For many of us, relatively small changes in the cost of our energy do not have a significant impact on our way of life. We might complain that our fuels bills are expensive in a cold winter or it is costing us more to put petrol in our cars. But we do not go cold or hungry as a result. Unfortunately, for others, this is not the case. It may come down to a decision between trying to keep warm on a freezing cold day or eating a meal. Nor is it the case for those industries that use a lot of energy in the processes they use to produce goods. Coal is often the cheapest of the fuels we use but, for environmental reasons, in many parts of the world we are trying to wean ourselves off it. Unfortunately, for heating we usually have to replace it by more expensive gas or electricity. In the electricity sector we can also replace it, at least partially, by renewable energies but these carry a higher cost. In addition, having to import so much of our energy from third countries means we have less control over the costs.
With the twenty-first "Conference of the Parties" - better known as "COP21" - taking place as Iwrite this (December 2015), we are all aware of what is presently the greatest threat to our planet, Climate Change. This is being brought about by the emission of greenhouse gases (GHG) into the atmosphere overwhelmingly as a result of energy production, transport and use. Fossil fuels are the main culprit because however we burn them they emit carbon dioxide. Under the "Kyoto" agreement, the EU is supposed to reduce its annual emissions of the year 1990 by over 20% by 2020. We are well on track to achieve this reduction - though we have had the questionable benefit of the financial crisis and economic recession at least partly to thank for this as it resulted in a decrease in energy consumption and demand growth. However, the EU with a population of approximately 510 million - around 7% of the world's population - still produces 11.5% of the world's carbon dioxide. So we need to make a much greater effort in future.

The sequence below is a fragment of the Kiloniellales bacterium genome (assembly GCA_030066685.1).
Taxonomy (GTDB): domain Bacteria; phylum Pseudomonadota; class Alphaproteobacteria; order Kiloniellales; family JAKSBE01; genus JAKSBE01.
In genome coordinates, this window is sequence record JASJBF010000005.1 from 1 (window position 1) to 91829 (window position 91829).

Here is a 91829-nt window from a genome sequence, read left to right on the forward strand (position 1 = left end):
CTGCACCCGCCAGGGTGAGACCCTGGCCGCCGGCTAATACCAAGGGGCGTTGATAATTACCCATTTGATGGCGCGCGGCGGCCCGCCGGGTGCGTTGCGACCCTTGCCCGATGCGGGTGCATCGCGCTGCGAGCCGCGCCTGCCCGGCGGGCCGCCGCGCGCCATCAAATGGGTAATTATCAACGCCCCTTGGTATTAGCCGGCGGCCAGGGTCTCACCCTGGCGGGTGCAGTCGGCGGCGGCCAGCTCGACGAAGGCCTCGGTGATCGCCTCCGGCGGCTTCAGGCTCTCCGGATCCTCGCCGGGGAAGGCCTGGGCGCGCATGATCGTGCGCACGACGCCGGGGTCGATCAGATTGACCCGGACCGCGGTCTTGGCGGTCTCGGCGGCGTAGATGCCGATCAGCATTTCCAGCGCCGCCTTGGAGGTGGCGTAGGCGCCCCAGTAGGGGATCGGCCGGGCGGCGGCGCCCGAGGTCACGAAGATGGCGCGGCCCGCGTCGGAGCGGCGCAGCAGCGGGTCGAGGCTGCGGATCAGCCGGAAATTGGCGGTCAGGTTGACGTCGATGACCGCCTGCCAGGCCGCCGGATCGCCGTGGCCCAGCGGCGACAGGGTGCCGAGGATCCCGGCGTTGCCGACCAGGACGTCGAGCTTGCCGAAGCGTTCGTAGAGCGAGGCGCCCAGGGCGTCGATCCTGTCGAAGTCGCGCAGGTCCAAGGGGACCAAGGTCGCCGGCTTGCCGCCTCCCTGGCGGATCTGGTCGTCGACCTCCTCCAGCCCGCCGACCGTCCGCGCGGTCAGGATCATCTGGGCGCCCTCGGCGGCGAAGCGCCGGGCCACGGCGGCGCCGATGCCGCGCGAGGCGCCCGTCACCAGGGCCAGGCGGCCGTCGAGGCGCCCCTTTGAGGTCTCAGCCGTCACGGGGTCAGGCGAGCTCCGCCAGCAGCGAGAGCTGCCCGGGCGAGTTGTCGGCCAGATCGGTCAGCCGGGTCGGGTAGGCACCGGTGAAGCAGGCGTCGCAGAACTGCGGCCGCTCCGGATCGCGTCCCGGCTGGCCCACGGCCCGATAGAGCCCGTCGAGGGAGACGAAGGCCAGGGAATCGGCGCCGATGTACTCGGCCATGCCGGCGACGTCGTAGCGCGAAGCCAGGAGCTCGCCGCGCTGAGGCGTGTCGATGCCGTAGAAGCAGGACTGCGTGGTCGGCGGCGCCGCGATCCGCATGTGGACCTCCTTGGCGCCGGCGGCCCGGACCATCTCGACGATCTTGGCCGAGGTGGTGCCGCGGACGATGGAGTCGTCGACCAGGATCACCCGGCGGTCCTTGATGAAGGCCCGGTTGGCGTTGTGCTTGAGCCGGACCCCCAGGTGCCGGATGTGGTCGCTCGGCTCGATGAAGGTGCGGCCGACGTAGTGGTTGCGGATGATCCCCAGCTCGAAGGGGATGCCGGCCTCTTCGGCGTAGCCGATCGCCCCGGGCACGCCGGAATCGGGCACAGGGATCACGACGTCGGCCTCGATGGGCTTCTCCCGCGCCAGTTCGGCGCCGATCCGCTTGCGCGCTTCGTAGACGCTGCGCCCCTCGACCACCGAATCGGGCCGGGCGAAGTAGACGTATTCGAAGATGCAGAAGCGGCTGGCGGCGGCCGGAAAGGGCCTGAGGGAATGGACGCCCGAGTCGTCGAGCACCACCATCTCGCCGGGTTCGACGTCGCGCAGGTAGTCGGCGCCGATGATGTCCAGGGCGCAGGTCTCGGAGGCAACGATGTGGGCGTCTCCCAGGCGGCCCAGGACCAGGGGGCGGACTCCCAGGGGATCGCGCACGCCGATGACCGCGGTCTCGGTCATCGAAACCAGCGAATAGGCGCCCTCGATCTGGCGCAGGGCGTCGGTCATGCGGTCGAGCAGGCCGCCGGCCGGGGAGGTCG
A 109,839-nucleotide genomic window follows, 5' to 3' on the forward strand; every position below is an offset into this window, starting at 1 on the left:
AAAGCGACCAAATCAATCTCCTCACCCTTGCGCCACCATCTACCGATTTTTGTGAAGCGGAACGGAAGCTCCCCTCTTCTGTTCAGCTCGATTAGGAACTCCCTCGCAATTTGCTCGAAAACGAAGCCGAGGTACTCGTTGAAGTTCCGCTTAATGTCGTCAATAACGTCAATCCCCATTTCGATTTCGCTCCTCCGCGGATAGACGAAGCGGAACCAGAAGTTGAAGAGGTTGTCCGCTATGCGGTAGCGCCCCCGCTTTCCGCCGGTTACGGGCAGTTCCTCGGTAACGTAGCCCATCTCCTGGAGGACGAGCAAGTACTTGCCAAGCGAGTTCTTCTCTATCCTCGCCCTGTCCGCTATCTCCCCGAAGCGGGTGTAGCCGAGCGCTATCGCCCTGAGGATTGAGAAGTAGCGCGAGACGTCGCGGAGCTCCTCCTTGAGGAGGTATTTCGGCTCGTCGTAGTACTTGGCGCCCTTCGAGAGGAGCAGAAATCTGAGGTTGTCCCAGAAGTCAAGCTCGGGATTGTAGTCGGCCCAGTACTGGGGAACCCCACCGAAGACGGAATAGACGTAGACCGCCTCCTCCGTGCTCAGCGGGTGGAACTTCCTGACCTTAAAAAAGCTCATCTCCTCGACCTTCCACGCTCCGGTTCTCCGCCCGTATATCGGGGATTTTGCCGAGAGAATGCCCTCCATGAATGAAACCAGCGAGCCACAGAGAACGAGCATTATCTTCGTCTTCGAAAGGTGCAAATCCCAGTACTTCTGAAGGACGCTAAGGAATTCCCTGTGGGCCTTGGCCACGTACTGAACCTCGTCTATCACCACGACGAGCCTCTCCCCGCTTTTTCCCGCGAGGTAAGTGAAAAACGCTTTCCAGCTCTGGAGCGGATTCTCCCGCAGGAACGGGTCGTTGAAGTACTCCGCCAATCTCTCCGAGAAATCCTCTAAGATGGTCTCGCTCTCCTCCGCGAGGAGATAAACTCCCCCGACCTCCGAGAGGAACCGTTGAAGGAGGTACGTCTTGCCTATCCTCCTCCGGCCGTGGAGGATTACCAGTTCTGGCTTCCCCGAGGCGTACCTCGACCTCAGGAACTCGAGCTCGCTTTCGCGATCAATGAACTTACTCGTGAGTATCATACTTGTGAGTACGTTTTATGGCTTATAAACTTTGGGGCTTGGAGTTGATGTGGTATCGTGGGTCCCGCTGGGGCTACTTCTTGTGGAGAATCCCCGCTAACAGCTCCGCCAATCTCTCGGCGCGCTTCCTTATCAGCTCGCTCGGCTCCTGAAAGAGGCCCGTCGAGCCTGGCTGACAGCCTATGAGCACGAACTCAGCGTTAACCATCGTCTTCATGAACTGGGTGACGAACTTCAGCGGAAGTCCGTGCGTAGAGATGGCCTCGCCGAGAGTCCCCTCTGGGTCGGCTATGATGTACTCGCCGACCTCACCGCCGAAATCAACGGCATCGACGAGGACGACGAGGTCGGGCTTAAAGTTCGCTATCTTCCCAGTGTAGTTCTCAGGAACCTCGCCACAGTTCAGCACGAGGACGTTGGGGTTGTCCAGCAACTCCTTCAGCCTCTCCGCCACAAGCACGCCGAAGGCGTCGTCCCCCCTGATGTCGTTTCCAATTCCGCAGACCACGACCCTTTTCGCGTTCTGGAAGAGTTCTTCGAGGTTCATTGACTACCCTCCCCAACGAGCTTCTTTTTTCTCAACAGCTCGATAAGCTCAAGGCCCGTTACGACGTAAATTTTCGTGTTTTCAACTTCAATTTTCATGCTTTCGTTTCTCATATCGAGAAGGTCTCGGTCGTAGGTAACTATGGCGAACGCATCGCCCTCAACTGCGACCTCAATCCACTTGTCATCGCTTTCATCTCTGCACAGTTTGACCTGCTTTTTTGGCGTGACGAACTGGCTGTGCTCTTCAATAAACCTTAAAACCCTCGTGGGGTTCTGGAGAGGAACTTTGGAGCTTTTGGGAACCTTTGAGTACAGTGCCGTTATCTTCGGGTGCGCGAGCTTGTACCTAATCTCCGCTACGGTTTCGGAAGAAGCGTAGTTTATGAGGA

In 2006 energy had been thrust to the forefront of policy issues in the EU. Mr Putin had turned off the Russian gas tap - again. The oil price was becoming increasingly volatile (rising from below €20/bbl at the beginning of 2002 to over €70/bbl by mid-2006) and we were not at all on track to meet our Kyoto emission targets. Something needed to be done. Against this background, at the Glen Eagles European Summit, UK Prime Minister Blair surprised many by proposing that the EU adopt a European Energy Policy and the European Commission was tasked with producing one. In 2007 it tabled its first European Energy and Climate policy. This heralded a new approach to energy policy throughout the EU.
Keep an eye out for part 2 coming soon.
*You can keep up to date with GERC activities on our social media channels*